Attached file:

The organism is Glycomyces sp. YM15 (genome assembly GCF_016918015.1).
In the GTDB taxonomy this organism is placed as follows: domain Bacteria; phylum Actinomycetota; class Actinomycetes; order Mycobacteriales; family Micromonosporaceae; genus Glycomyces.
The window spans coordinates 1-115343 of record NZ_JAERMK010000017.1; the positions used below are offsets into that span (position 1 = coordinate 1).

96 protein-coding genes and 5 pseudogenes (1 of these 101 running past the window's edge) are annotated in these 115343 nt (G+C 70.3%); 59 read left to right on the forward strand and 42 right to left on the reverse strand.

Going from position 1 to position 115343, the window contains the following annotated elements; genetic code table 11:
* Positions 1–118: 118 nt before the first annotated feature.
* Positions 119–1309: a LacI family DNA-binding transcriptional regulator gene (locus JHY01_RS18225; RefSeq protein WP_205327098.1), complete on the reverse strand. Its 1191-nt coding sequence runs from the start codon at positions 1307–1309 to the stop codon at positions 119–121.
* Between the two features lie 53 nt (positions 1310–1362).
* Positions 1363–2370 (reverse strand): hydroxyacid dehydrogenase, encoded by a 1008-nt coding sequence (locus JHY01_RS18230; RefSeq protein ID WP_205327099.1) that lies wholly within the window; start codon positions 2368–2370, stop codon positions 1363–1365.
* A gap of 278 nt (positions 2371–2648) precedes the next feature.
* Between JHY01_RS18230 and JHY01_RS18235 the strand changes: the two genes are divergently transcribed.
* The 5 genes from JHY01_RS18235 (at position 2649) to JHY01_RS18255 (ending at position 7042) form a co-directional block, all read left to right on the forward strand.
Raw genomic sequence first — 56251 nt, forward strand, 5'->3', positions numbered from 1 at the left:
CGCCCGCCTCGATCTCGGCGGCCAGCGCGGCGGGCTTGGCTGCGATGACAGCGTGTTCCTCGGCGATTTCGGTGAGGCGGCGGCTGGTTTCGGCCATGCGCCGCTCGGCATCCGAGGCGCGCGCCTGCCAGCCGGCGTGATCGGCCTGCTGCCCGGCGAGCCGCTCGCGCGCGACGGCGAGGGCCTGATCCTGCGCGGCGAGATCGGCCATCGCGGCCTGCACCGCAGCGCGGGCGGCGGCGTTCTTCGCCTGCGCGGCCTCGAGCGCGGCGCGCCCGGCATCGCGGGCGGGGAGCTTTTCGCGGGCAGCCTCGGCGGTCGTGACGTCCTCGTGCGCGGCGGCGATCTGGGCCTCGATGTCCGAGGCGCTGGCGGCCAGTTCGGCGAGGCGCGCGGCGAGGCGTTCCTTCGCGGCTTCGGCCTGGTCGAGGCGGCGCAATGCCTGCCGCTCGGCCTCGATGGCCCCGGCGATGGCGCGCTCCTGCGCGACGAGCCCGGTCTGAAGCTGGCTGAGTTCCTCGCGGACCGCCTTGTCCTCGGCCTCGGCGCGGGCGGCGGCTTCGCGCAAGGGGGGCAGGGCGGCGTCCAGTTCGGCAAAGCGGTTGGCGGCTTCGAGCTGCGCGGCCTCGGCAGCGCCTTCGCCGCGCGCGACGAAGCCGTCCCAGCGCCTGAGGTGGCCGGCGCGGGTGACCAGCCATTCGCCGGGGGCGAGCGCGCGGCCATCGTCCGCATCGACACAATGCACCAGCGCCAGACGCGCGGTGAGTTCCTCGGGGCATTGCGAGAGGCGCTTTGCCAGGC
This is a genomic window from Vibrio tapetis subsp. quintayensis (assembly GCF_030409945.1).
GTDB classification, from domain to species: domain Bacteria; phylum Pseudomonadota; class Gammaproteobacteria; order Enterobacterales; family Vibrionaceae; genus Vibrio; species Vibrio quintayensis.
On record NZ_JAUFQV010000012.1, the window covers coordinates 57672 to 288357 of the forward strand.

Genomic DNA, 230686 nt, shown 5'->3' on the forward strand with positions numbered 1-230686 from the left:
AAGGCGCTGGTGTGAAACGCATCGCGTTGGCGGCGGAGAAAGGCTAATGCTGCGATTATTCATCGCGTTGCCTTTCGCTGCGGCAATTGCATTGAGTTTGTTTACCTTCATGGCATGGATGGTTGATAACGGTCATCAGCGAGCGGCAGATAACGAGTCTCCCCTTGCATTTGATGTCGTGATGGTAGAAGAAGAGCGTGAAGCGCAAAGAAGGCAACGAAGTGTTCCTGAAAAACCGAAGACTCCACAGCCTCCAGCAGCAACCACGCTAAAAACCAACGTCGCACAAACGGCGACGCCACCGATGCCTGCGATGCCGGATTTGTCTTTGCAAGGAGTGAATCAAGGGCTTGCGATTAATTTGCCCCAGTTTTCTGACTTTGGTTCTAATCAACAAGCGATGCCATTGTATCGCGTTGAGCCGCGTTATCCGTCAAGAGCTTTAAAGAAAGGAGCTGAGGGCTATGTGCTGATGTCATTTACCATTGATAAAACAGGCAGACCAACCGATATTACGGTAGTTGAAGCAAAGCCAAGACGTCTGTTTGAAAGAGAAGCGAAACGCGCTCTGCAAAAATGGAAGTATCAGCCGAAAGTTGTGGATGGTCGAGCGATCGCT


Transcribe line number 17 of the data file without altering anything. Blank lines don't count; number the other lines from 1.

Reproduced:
On record NZ_JAUFQV010000012.1, the window covers coordinates 57672 to 288357 of the forward strand.